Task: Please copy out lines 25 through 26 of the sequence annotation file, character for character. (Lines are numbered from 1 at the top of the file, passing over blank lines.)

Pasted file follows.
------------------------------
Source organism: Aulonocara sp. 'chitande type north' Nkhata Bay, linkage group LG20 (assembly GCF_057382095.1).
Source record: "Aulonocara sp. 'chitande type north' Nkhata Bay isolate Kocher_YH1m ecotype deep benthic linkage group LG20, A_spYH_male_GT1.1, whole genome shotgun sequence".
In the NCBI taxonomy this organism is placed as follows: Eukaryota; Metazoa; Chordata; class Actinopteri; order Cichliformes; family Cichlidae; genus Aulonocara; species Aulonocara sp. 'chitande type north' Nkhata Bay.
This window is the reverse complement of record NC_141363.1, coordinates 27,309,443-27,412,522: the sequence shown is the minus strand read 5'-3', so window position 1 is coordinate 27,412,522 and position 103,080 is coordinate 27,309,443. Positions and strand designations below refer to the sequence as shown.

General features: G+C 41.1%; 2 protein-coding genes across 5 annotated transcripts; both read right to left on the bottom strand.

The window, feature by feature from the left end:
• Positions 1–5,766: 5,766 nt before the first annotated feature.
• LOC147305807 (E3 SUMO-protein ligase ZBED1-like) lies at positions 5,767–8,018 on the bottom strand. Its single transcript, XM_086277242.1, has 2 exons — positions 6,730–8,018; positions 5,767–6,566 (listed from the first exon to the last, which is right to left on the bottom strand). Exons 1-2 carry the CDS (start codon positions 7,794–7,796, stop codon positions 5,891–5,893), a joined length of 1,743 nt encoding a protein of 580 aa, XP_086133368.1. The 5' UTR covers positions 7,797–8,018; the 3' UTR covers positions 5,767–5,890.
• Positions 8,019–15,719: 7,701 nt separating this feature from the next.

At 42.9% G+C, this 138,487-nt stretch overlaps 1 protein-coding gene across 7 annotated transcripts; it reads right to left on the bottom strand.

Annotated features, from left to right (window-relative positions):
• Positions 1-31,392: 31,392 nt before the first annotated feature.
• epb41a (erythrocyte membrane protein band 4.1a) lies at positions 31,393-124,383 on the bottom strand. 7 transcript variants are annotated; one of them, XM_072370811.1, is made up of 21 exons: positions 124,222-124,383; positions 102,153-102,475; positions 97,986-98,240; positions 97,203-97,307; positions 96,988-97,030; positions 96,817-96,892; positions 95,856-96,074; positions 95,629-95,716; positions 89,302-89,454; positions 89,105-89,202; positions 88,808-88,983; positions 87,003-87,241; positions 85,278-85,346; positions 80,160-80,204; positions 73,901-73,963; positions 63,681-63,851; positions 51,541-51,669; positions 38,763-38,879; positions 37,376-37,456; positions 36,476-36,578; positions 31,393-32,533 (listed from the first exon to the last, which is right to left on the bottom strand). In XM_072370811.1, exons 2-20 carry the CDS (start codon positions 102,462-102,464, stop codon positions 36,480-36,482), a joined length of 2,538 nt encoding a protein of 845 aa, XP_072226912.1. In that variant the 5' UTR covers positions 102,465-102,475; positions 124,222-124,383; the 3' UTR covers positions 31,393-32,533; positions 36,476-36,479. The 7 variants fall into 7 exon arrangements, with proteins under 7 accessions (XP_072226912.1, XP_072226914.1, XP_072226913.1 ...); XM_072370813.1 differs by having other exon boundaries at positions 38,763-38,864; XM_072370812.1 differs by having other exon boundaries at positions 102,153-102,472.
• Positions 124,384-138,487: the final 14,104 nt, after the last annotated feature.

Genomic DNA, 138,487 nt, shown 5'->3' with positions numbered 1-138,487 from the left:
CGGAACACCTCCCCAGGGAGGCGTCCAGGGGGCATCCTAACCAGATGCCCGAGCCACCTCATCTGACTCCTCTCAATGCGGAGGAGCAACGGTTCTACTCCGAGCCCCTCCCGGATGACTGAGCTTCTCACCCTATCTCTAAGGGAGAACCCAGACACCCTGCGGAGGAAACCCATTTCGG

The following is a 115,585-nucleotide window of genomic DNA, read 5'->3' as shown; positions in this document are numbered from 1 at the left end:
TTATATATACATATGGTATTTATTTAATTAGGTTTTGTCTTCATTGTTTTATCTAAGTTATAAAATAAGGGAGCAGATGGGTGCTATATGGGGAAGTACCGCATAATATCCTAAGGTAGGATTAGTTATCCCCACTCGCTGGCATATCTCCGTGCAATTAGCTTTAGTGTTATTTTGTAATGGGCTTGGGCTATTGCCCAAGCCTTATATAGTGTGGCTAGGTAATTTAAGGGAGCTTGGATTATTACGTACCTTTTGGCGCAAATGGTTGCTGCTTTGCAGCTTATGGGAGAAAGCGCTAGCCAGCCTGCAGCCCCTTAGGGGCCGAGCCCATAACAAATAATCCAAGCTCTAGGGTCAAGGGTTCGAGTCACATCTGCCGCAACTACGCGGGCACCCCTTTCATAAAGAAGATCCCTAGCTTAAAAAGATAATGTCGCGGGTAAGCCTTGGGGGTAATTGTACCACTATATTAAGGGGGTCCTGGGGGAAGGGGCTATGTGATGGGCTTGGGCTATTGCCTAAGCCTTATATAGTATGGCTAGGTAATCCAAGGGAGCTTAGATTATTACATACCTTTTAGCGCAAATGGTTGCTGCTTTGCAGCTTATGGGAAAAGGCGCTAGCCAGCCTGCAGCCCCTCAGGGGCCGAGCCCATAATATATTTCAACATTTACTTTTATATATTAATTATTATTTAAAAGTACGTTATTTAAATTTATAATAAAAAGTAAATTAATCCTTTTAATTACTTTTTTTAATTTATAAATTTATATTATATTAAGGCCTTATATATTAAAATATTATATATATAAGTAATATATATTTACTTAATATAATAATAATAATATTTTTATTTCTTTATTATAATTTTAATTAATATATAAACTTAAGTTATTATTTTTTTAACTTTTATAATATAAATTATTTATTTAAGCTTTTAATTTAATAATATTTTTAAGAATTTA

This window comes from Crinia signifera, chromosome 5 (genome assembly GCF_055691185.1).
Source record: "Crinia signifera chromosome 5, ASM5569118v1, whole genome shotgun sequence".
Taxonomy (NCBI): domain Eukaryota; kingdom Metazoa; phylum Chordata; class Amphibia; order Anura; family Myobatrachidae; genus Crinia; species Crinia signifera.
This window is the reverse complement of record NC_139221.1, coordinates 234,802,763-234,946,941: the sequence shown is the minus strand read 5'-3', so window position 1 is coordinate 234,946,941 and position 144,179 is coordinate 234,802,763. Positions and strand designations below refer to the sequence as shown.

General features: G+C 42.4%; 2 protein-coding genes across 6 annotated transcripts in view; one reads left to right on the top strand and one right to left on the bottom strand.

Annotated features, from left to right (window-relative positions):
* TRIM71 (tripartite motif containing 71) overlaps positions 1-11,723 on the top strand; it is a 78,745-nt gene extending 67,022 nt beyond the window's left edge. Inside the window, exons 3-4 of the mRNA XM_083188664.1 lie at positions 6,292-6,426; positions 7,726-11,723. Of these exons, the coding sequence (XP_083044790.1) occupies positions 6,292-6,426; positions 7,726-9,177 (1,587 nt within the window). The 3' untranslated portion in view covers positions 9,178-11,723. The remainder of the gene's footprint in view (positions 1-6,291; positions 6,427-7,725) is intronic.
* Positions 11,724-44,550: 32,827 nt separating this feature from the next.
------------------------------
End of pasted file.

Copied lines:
* TRIM71 (tripartite motif containing 71) overlaps positions 1-11,723 on the top strand; it is a 78,745-nt gene extending 67,022 nt beyond the window's left edge. Inside the window, exons 3-4 of the mRNA XM_083188664.1 lie at positions 6,292-6,426; positions 7,726-11,723. Of these exons, the coding sequence (XP_083044790.1) occupies positions 6,292-6,426; positions 7,726-9,177 (1,587 nt within the window). The 3' untranslated portion in view covers positions 9,178-11,723. The remainder of the gene's footprint in view (positions 1-6,291; positions 6,427-7,725) is intronic.
* Positions 11,724-44,550: 32,827 nt separating this feature from the next.